Situated on the banks of the Perfume River in Central Vietnam, Hue once served as the imperial capital of the Nguyen dynasty, which ruled from 1802 to 1945. Today, the vestiges of this former glorious period are reflected in the city’s architecture, culture and cuisine, making it a popular tourist destination.
Hue is a compact city, making it easy to get around by walking although motorbikes, cyclos and taxis are plentiful. The city’s main attractions are its well-preserved historic monuments that mostly lie along the Perfume River, a scenic river so named from the pleasant aromas of flowering orchards. Of the city’s monuments, the Citadel is the most famous. Once the seat of the Nguyen emperors, the Citadel is a sprawling complex of grand palaces, ornate temples, walls and gates. Prime attractions within the Citadel are the Forbidden Purple City, Thai Hoa Palace, and the Ngo Mon Gate. Another important landmark on the river is the city’s official symbol, the Thien Mu Pagoda.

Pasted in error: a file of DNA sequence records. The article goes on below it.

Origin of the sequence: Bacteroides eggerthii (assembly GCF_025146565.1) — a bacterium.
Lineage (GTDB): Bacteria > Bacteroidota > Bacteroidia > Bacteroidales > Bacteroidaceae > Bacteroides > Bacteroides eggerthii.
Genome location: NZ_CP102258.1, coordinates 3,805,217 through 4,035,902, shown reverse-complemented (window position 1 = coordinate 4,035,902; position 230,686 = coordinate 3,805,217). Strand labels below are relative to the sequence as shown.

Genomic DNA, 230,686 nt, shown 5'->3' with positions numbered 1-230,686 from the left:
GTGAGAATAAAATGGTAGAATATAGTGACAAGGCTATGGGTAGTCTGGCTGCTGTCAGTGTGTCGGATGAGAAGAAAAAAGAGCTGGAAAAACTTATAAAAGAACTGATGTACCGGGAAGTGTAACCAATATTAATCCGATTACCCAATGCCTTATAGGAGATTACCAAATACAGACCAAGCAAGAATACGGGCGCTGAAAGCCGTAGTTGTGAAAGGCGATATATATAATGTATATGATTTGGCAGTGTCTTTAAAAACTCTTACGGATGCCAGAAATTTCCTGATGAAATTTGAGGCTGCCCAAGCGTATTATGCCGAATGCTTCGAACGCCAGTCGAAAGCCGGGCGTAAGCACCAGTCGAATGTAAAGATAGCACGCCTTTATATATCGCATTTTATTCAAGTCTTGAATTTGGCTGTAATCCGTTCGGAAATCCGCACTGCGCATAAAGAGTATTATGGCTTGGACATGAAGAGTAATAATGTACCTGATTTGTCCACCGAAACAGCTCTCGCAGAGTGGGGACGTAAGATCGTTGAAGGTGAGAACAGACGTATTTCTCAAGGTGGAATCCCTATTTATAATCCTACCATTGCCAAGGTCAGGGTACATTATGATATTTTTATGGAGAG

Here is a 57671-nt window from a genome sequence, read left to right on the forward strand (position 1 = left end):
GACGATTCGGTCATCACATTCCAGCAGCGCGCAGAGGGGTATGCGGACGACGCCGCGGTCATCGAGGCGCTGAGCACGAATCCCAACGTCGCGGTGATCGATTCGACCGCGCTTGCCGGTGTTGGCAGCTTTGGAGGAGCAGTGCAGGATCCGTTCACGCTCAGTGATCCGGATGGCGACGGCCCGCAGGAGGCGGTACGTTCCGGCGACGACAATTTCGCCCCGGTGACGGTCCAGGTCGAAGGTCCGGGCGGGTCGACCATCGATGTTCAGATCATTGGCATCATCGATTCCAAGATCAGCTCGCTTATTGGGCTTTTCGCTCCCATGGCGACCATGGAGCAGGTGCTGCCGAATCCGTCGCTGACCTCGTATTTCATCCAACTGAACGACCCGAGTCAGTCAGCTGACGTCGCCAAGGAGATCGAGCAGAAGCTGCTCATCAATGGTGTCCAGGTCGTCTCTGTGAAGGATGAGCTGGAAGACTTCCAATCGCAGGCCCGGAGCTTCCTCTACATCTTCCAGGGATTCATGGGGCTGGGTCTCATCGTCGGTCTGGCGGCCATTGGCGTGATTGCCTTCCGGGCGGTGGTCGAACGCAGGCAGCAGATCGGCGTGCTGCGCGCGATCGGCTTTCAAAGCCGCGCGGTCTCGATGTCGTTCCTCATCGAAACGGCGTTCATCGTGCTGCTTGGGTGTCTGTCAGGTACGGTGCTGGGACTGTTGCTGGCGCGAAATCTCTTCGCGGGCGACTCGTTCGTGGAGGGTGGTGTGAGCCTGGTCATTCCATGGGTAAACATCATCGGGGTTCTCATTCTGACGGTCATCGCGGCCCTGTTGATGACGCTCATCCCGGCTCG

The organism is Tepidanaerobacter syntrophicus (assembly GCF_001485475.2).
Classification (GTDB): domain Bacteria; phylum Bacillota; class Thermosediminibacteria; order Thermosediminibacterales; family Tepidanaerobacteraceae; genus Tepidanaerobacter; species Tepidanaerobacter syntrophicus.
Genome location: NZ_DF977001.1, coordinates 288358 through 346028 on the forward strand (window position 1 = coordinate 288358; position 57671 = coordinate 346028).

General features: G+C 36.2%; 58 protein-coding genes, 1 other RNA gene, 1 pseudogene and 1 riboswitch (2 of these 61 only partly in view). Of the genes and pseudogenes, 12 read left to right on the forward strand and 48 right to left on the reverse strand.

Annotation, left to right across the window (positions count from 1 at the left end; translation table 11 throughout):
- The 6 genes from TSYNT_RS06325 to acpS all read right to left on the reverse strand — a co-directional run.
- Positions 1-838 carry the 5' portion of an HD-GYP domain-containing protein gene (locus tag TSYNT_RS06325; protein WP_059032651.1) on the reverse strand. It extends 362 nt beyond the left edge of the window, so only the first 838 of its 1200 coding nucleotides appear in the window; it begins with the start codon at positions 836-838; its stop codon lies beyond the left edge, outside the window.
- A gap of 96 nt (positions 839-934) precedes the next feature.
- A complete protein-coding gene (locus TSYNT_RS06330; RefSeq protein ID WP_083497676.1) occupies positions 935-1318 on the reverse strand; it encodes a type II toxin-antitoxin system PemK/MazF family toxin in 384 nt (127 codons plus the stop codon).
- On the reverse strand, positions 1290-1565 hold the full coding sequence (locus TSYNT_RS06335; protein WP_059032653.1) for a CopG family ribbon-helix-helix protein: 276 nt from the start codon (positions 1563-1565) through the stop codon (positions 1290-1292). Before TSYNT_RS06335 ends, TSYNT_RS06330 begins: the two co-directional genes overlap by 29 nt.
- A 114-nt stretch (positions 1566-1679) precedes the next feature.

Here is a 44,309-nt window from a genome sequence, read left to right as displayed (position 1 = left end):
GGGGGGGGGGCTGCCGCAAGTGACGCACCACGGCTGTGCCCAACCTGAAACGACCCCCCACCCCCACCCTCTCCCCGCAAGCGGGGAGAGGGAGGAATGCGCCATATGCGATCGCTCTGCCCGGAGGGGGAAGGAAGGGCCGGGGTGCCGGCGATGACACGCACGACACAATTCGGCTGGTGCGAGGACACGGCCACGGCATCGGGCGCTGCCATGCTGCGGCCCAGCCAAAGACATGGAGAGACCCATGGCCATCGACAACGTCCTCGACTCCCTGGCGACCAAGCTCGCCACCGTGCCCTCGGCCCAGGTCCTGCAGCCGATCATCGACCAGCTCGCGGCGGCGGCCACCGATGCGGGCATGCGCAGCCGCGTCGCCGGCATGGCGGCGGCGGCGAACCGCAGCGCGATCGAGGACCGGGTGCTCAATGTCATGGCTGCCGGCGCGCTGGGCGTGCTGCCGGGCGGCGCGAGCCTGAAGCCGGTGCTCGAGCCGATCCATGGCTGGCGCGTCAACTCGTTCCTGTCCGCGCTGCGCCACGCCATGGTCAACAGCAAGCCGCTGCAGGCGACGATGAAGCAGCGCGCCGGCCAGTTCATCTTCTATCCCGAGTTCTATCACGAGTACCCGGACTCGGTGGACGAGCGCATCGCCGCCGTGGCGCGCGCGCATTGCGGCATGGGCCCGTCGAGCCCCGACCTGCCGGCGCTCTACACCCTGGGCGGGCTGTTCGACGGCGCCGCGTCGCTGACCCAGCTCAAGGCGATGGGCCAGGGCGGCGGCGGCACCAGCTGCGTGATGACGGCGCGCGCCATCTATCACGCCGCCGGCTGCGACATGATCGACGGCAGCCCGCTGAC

Just a short bicycle ride or scenic river cruise outside of the city is the must-see Tombs of the Emperors, an elaborate tomb system of which the Tomb of Tu Duc is the finest. While exploring the tombs, tourists may also want to visit the nearby hot springs and spas for a bit of pampering and relaxation.
Hue’s cuisine is another of its attractions, noted for its refined presentations that date back to the imperial period. Popular local dishes are Nem Lui (sweet pork grilled on bamboo sticks) and Banh Khoai (a pancake of shrimp, pork and bean sprouts). Hue offers a good supply of cafes, restaurants, bars and clubs.